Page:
Shari Harrell, president and CEO of the Community Foundation, said the approach reflects a core element of the foundation’s new strategic plan to work with the community. Working with the community alters a more traditional power dynamic of the not-so-healthy version of the golden rule, the one that goes: The one with the gold rules.

Shifting power dynamics pervades the work of the Partnership. Buggs points to one act that altered her understanding of the power she has to catalyze positive change in her community. Lowry visited Buggs in her garden and asked her to join the Partnership’s Steering Committee.

She said she knew from the moment she was asked that the invitation came from Lowry’s heart, not to check a box to comply with some requirement.

Buggs was accustomed to advocating for healthy food that can be grown in our yards and gardens. But she was also accustomed to not being invited into rooms where decisions about health and food policy and practices were being made. Lowry helped her be an effective voice inside such rooms, which are usually dominated by credentialed professionals paid to be at the table. That the Partnership compensated residents like Buggs to participate in the meetings helped get her to the table. More importantly, it was clear that she belonged at the table because her perspectives, experiences, and ideas were valued. So much so that when it came time to expand the Community Store Initiative to Mahoning County and Youngstown, Buggs applied and was hired to lead the effort.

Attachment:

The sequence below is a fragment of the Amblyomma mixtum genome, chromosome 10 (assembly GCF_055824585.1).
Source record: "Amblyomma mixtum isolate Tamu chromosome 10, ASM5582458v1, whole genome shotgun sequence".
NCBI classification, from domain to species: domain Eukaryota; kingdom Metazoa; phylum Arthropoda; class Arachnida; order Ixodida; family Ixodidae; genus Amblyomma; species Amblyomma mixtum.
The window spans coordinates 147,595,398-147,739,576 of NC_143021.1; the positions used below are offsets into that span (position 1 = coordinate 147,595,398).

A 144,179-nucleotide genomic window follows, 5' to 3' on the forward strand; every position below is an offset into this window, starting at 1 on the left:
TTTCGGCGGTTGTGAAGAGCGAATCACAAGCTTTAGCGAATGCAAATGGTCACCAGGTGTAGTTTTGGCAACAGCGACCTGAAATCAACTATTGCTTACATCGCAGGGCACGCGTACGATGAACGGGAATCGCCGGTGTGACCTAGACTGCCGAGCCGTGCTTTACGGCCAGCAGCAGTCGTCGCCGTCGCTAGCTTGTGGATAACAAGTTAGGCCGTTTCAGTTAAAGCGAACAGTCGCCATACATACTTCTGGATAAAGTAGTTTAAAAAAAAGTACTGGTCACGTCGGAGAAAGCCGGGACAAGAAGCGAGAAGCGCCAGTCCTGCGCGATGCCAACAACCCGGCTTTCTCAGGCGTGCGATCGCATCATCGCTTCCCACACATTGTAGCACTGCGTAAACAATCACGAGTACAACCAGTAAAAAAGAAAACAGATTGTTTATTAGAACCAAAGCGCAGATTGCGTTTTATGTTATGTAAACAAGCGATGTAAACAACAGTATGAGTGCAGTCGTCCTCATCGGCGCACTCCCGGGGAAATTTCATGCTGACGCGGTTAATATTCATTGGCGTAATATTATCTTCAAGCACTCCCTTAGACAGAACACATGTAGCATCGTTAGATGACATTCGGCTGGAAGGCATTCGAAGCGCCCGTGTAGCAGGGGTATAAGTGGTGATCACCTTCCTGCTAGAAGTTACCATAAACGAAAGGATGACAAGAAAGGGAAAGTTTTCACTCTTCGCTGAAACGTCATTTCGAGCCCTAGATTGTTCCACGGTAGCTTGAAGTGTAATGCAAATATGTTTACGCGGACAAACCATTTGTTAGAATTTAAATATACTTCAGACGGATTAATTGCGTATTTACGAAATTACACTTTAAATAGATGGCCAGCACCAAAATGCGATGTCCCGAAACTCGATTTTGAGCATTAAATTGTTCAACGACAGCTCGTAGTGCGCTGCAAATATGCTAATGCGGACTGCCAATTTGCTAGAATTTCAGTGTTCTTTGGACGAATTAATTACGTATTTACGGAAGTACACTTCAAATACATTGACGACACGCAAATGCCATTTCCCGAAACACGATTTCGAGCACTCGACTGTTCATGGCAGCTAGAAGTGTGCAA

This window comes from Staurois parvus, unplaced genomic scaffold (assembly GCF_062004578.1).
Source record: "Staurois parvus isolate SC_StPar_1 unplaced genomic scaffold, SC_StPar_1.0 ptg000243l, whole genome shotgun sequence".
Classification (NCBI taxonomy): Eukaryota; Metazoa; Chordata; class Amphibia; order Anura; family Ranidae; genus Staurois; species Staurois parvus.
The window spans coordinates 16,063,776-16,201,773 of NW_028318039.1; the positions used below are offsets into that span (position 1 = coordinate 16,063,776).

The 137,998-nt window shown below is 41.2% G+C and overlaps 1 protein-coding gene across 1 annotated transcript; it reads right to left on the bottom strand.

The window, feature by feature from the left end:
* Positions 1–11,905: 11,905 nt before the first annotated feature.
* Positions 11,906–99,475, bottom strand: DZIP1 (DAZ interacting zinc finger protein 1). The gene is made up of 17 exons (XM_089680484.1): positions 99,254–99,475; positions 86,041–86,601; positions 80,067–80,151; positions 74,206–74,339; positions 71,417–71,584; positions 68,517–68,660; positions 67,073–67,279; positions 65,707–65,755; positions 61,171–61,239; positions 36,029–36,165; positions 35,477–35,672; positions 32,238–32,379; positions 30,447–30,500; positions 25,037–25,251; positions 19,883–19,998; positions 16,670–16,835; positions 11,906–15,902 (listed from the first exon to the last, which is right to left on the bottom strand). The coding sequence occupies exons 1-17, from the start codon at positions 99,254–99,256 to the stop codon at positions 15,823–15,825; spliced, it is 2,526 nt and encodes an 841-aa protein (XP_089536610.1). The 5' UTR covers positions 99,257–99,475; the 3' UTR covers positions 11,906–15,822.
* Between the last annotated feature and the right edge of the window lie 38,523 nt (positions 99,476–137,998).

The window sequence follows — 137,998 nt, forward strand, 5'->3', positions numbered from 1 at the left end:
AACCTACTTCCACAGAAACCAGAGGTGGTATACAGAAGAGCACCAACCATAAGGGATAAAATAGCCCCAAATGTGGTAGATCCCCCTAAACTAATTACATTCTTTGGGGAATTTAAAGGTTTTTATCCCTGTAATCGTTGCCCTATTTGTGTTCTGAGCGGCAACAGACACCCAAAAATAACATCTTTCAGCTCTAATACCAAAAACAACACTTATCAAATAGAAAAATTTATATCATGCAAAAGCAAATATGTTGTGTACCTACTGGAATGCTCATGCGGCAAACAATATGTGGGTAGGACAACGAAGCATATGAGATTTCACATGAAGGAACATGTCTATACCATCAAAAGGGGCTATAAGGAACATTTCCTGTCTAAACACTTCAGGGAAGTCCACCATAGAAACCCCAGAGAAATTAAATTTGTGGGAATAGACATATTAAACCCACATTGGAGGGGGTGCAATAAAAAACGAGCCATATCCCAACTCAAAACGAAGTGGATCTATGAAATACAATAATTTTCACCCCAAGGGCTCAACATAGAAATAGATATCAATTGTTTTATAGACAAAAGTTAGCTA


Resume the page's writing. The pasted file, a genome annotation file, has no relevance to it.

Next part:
Sarah Lowry (front right) and Sophia Buggs (front left) smiling after a day in the Healing Garden in Youngstown.

As an individual, Buggs had poured much of her heart and soul into advocating for healthier food. She said her work with Lowry and the Partnership marked the first time anyone had ever poured energy and power back into her.

The initiative was designed not by a grantmaker or even the Steering Committee of the Partnership, but a work team that consisted of residents, healthy food advocates, business owners and others. Lowry said the design process was more deliberate, and likely slower, than if an outside expert in the field had designed it for the partnership. The group learned from early efforts at Trumbull Neighborhood Partnership and the Partnership provided additional resources that allowed TNP to enhance its initiative.

“The priorities were always relationships and quality, not product and quantity,” Lowry said. The Partnership wanted quality relationships with residents and store operators, as well as quality products. “If it was just a numbers game, we wouldn’t have taken the time to build trust and the initiative likely would have faded away. By taking the time to build those relationships we can experiment and learn and sustain the work over the long term.”

Buggs and Walls have built deep relationships with residents and merchants. Health professionals like Romeo and foundation leaders like Krell are more deeply engaged in the communities their institutions serve.

Power is being shared more and exercised differently. Buggs has learned: “There are enough of us that, when we speak with one voice, we are heard by those with power.” And increasingly, residents, merchants, funders, policymakers and service providers are thinking differently about food and their community.
“The mindset that is shifting is that food is not locked up somewhere inaccessible, it’s everywhere. It is in your yard. It is in the community store,” Buggs said. And if food is everywhere, then community is everywhere. And as that community grows and builds, there is confidence that health will be everywhere, too.